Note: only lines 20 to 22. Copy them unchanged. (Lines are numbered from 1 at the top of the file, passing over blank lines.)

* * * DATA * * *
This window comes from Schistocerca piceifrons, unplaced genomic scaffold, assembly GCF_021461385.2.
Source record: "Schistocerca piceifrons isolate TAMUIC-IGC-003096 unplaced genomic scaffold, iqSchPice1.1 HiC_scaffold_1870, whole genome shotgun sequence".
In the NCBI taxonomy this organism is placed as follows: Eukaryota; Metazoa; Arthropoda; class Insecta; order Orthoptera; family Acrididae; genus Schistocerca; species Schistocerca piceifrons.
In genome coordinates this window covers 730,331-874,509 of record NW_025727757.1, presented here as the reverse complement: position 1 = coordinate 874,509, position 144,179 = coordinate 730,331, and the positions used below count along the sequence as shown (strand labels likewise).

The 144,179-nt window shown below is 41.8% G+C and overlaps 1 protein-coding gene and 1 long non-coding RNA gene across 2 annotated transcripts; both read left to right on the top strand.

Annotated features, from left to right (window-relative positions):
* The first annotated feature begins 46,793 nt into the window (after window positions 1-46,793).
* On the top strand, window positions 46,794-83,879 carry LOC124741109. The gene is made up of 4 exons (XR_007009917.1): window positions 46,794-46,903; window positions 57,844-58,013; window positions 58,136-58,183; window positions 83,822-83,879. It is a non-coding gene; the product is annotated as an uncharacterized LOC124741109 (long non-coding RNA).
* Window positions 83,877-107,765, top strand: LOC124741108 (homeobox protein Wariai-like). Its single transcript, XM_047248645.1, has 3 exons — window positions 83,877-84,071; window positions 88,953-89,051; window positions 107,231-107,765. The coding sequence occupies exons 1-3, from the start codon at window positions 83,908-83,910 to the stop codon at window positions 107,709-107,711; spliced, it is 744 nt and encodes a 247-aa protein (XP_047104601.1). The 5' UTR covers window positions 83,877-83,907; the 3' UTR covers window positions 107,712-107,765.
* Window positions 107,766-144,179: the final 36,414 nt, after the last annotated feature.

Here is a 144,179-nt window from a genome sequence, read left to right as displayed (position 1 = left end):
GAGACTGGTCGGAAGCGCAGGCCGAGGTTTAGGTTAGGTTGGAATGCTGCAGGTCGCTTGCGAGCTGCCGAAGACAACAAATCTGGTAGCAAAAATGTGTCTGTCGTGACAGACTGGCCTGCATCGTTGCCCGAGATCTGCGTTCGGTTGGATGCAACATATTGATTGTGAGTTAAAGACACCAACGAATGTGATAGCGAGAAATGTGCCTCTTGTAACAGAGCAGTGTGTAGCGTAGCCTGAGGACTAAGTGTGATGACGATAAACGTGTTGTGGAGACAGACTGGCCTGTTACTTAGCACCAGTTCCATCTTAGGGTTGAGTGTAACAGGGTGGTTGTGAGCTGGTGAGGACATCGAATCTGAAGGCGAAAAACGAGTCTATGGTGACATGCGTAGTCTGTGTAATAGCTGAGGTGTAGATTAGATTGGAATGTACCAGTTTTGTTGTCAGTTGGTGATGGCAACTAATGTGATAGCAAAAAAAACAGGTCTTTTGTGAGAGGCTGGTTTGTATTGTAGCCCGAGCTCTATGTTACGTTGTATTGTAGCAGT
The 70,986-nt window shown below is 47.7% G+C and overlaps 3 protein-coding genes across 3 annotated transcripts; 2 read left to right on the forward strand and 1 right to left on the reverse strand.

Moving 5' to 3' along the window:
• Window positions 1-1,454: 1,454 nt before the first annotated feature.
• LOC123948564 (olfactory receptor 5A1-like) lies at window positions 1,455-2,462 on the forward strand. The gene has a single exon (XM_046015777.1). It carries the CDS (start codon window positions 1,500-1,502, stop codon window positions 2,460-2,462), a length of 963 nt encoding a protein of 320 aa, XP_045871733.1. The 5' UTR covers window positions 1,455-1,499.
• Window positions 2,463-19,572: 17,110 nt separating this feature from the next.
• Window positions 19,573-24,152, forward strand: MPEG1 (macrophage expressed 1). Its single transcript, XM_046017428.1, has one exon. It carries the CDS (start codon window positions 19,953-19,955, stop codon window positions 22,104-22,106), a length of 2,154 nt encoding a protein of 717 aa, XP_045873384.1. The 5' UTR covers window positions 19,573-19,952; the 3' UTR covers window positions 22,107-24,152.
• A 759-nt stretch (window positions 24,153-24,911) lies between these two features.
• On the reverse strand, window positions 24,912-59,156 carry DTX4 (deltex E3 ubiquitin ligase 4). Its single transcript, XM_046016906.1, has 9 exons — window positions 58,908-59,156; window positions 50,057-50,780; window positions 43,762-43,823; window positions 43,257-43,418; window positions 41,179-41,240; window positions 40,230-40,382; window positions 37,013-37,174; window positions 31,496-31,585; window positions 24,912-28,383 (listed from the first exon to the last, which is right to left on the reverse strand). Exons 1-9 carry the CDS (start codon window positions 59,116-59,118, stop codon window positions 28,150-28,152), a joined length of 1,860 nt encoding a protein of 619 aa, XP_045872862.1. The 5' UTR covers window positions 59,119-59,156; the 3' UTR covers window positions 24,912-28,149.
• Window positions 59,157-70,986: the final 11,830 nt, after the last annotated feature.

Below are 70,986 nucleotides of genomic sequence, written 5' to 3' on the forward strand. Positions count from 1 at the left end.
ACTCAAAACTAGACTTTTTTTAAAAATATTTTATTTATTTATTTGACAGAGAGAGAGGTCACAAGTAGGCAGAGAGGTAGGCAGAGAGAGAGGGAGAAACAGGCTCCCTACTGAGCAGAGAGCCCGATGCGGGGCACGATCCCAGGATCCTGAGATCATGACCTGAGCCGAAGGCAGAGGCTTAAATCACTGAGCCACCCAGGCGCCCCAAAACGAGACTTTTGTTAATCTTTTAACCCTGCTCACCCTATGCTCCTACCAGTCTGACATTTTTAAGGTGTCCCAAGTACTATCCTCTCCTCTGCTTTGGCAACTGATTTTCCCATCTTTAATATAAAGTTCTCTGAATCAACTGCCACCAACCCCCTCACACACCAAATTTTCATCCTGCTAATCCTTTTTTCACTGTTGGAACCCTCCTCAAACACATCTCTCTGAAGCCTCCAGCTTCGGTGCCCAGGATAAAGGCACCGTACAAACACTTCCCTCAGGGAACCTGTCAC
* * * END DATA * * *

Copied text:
• On the reverse strand, window positions 24,912-59,156 carry DTX4 (deltex E3 ubiquitin ligase 4). Its single transcript, XM_046016906.1, has 9 exons — window positions 58,908-59,156; window positions 50,057-50,780; window positions 43,762-43,823; window positions 43,257-43,418; window positions 41,179-41,240; window positions 40,230-40,382; window positions 37,013-37,174; window positions 31,496-31,585; window positions 24,912-28,383 (listed from the first exon to the last, which is right to left on the reverse strand). Exons 1-9 carry the CDS (start codon window positions 59,116-59,118, stop codon window positions 28,150-28,152), a joined length of 1,860 nt encoding a protein of 619 aa, XP_045872862.1. The 5' UTR covers window positions 59,119-59,156; the 3' UTR covers window positions 24,912-28,149.
• Window positions 59,157-70,986: the final 11,830 nt, after the last annotated feature.

Below are 70,986 nucleotides of genomic sequence, written 5' to 3' on the forward strand. Positions count from 1 at the left end.